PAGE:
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Helm's Family Plans Lawsuit, Sorts Film Offers


SAN FRANCISCO — The family of Buck Helm, who survived four days in the rubble of the collapsed Nimitz Freeway after the Bay Area earthquake, has retained an attorney to file a claim against Caltrans--and a press agent to deal with reporters and "sort through" a plethora of offers from movie and television production companies.

"I'm taking all the offers," said Gary Frischer, the Beverly Hills public relations man who was hired by the Helm family's attorney, Vasilios B. Choulos of San Francisco. "We are sorting through all the offers at this time," Frischer said. "Some are lucrative."

But Choulos, in an interview, insisted that the family was not trying to cash in on Helm's instant status as a folk hero. "I want to deny and scotch that before it gets started," Choulos said.

Choulos said he hired Frischer, who is not well known in the Hollywood community, "to interface with the media."

Choulos said it is "premature" to discuss the sale of rights to the Buck Helm story. "Buck could take a turn for the worse," Choulos said. "He is a tough bird, (but) he is under heavy medication and has a tube down his throat."

Helm, 57, who spent 90 hours pinned in the Nimitz rubble and was rescued after officials had given up hope of finding more survivors, was transferred Thursday from Highland Hospital to Oakland's Kaiser Permanente Medical Center, where his condition remained "serious but stable."

The attorney first said the family had received "at least 50 phone calls" from television and film producers seeking rights to the story, though he later scaled the number back to 25.

"Their interest is noted, and they're told that at a later date, we'll get back to them," Choulos said. He declined to name the companies that made approaches.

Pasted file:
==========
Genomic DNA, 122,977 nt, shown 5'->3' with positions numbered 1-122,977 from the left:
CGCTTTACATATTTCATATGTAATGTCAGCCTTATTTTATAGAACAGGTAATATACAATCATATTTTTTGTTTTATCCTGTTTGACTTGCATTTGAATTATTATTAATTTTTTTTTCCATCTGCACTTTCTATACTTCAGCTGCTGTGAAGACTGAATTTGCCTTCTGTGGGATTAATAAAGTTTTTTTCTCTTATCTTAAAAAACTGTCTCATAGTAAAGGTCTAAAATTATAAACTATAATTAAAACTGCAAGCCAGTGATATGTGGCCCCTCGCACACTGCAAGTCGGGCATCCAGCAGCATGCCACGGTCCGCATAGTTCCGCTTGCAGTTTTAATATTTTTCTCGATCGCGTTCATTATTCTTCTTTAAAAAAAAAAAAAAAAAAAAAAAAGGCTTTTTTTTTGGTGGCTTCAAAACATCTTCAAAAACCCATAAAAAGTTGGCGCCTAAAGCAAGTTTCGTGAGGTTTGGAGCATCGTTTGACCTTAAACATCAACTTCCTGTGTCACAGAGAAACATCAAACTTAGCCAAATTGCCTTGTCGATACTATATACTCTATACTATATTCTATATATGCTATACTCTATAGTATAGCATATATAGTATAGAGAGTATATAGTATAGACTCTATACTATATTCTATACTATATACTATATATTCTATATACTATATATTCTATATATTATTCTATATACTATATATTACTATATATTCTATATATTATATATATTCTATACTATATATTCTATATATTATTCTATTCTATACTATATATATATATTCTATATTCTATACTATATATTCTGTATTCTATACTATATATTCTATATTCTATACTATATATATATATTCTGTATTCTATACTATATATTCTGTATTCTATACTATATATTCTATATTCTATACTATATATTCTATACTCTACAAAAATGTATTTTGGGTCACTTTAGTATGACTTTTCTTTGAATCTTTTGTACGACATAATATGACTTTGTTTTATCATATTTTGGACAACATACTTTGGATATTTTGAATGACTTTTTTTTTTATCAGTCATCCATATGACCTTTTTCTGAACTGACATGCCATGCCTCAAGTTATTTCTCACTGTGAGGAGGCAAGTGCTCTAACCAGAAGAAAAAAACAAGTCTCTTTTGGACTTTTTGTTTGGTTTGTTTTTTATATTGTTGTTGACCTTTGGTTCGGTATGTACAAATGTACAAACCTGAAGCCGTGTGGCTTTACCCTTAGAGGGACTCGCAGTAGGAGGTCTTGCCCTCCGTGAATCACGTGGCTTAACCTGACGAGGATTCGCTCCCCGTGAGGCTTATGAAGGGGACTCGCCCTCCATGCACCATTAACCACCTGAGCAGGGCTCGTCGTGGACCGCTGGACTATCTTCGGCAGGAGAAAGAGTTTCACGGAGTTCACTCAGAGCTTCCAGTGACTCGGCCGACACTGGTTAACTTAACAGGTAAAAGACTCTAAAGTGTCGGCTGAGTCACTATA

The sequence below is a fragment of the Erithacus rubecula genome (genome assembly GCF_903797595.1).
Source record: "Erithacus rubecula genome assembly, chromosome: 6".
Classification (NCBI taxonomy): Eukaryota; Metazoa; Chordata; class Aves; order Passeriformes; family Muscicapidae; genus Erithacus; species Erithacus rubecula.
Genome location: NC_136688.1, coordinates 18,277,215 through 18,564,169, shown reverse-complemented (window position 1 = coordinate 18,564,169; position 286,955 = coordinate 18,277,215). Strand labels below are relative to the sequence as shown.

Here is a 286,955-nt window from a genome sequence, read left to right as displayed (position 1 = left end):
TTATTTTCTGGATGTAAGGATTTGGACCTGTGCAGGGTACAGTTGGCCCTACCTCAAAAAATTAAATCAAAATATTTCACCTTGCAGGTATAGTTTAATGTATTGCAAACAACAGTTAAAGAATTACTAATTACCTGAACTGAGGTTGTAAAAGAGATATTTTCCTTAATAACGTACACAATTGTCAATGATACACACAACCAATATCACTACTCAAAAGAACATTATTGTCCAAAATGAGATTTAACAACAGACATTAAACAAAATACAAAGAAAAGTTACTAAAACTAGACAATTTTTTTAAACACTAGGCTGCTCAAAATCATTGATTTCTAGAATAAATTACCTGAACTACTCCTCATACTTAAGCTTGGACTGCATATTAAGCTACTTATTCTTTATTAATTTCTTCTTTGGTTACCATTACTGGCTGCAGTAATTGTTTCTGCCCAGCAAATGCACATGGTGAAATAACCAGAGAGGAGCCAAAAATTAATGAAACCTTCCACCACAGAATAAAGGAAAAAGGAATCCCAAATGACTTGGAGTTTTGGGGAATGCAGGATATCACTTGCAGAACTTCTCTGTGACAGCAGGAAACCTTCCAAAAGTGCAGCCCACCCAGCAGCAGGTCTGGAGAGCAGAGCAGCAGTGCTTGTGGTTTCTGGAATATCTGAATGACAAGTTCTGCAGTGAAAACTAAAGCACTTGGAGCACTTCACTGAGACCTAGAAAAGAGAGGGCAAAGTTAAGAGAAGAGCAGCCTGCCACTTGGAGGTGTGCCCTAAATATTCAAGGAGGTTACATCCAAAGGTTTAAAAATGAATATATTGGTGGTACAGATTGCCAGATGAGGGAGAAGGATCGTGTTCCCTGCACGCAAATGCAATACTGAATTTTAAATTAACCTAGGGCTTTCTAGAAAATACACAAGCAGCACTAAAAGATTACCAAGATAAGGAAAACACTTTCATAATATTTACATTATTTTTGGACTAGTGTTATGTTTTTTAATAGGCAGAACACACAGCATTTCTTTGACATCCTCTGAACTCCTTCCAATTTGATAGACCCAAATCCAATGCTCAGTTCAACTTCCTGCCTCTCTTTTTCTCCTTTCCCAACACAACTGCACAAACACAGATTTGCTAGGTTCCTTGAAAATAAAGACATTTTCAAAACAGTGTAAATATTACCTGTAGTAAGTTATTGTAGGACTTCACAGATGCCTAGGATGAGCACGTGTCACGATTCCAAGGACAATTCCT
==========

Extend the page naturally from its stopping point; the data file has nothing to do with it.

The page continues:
Choulos said he was retained by Helm's former wife and their children "to look after his interests when a claim is made against the state" and "to sort out various problems." He also said he welcomes the state to set up a compensation package that would avoid taking the Helm matter to court.

The lawyer told an Oakland press conference Thursday evening that the family intends to set up a charitable foundation that would receive contributions from the public "to help victims less fortunate" than Helm. He was vague about how the funds would be disbursed.

Robb Rothman, a partner with Leading Artists Agency in Beverly Hills, said the "feeding frenzy" among Hollywood types is typical for such a high-profile story.

"There are a number of ways to tell this story: from the point of view of the family, from the point of view of the rescuers," he said. "In a true-life story like this, (producers) will go out and try to buy up as many peoples' rights as they can."

The agent, who is not involved in the Helm story, said that typically "a lot of marginal players" come out of the woodwork to bid for participants' rights.

Rothman said the Helm saga is best suited to movie-of-the-week treatment and estimated that the rights to the story could bring a total of $75,000 to $100,000 to all the major participants.

Typically, an independent producer would secure the rights to the story and then approach a television network.

An official at NBC said the network has not yet been approached. "Obviously, this is a very uplifting and heartwarming story, but that doesn't automatically make it a TV movie," he said.

"You've got to look at the whole package," he added.

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